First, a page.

The black vulture is one of the larger bird residents of the Field Station with a length of 56–74 cm (22–29 in) and a wingspan of 1.33–1.67 m (52–66 in). Its feathers are primarily black. The head and neck are featherless and the skin a very wrinkled dark gray. Interestingly the nostrils of the black vulture are not divided by a septum, so that you can see through the beak. The wings are broad but relatively short. The bases of the wing feathers are white, producing a white patch on the underside of the wing’s edge. The tail is short and square. Because the wings are shorter that most vultures the black vulture flaps its wings while soaring more than others. The black vulture lays its eggs on the ground in wooded areas, caves, or a hollow log, typically less than 3 m (9.8 ft) off the ground. Our vulture chick see in the phot was found in an old camper trailer on the Field Station. Because it lacks a syrinx, the black vulture can’t sing like other birds. It is generally silent, but can make hisses and grunts when agitated or while feeding.
The Mole Salamander as its name implies spends most of its time underground. They are large headed with dark brown, black or dark gray bodies with lighter irregular speckling. The underside of the spotted salamander is pinkish gray. This 8–10 cm (3–4 in) long salamander is typically seen following late fall, winter and spring rains. They are often found under rotten logs or in breeding ponds. The mole salamander feed on a variety of small invertebrates. Mole salamanders are commonly found at the field station in ponds living as neotenic adults. These individuals are aquatic adults that are sexual mature yet still retaining their larval features such as gills.
The Scarlet snake is a non-venomous native of the southeastern United States. They are small, secretive and semi-fossorial snakes; about 36-666 cm long (14-26 inches). Scarlet snakes are light gray or cream with black bordered red blotches down their length. Their shouts are typically red. The pattern may appear to be banding like the coral snake or scarlet king snake however in the scarlet snake the belly is always base color. Scarlet snakes maybe found in hardwood, mixed, or pine forest/woodland and adjacent open areas with sandy or loamy well-drained soils. They feed on lizards, salamanders, small rodents, reptile eggs and other snakes. Scarlet snakes lay eggs (3-8) at the Field Station throughout the spring that hatch in early fall.
The Spotted Salamander is a member of a group of salamanders, called mole salamanders, that spend most of its time underground. They are black with two rows of yellow spots running the length of their bodies. The underside of the spotted salamander is pinkish gray. This 15–25 cm (5.9–9.8 in) long salamander ventures out of the only to feed and mate so typically they are found under rotten logs or in breeding ponds. The spotted salamander are nocturnal feeding on diet crickets, worms, insects, spiders, slugs, centipedes, and millipedes which they hunt at night. Spotted salamander have two large poison glands at the back of their heads which excrete a noxious milky substance when threatened or disturbed. Like some lizards they may loose their tails (autotomy) to escape a predator which is regenerated.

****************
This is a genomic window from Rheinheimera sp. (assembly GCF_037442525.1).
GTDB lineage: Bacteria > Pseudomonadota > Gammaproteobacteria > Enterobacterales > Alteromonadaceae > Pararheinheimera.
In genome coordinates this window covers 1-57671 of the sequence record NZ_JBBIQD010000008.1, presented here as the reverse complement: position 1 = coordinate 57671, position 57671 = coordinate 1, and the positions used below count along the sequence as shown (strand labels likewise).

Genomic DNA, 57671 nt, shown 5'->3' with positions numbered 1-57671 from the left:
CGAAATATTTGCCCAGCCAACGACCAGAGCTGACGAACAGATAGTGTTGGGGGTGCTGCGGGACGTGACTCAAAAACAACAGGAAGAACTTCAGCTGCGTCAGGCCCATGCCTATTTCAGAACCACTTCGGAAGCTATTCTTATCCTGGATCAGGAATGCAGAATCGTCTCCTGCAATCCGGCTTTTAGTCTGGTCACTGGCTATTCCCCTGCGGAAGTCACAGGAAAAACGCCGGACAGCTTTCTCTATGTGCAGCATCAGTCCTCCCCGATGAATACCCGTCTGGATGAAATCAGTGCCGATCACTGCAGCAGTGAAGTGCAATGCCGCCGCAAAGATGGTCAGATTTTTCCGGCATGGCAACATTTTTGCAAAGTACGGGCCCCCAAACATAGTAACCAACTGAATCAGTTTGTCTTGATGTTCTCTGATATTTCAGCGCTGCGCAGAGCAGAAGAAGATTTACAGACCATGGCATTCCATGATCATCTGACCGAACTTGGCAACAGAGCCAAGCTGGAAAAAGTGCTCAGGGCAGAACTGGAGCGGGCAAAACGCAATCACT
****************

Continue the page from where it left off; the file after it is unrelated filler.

Sometimes referred to as the American chameleon because of its ability to change color from green to brown, the Carolina anole is commonly found on the Field Station throughout the spring, summer and fall. Anoles are medium sized lizards, 12.5–20.3 cm (4.9–8.0 inches) in length. Much of their body length is comprised of tail. Males tend to be larger than females and have a bright red dewlap that is three times the size of the females white one. While often referred to as a chameleon anoles are more closely related to iguanas. Occasionally, about one in every 20,000 individuals, a mutation occurs that reduces or eliminates xanthophores (red pigment containing cells) resulting in a blue or baby-blue individual. Males are highly territorial and will flash their red dewlaps to warn away rival males.
Red-spotted Purple Limenitis arbemis
The red-spotted purple is a common butterfly of the UM Field Station twice a year in May-June and August-September. It differs from the other “dark” swallowtails in that it has orange spots along the margin of the front wings but has no tails. The red-spotted purple belongs to the family of brush-footed butterflies and is common throughout much of the eastern United States. Males are generally a little larger than females, otherwise the two are identical. Red-spotted purples are active in the day, from morning until just after dusk. Their caterpillars feed on willow, birch, cottonwood and American hornbeam.
Lubber Grasshopper Romalea microptera (Beauvois)
The Lubber Grasshopper is a common resident of the Field Station during the late summer and early fall. Its large size (76 mm or about 3 inches), distinctive black coloration with bright red, orange or yellow stripes and short wings make them easily differentiated from other grasshoppers. Flightless and weak jumpers; these insects tend to walk rather hop. Their common name lubber is likely derived from an old English word “lobre” which means lazy or clumsy. Poor mobility and bright colors would seem to put the lubber grasshopper at risk of predation however the toxic plant material this grasshopper feed on imparts a foul and toxic flavor that most predators try to avoid. One of the few animals reported to eat lubbers is the loggerhead shrike, which eat the grasshopper after having impaled it upon a thorn for a few days.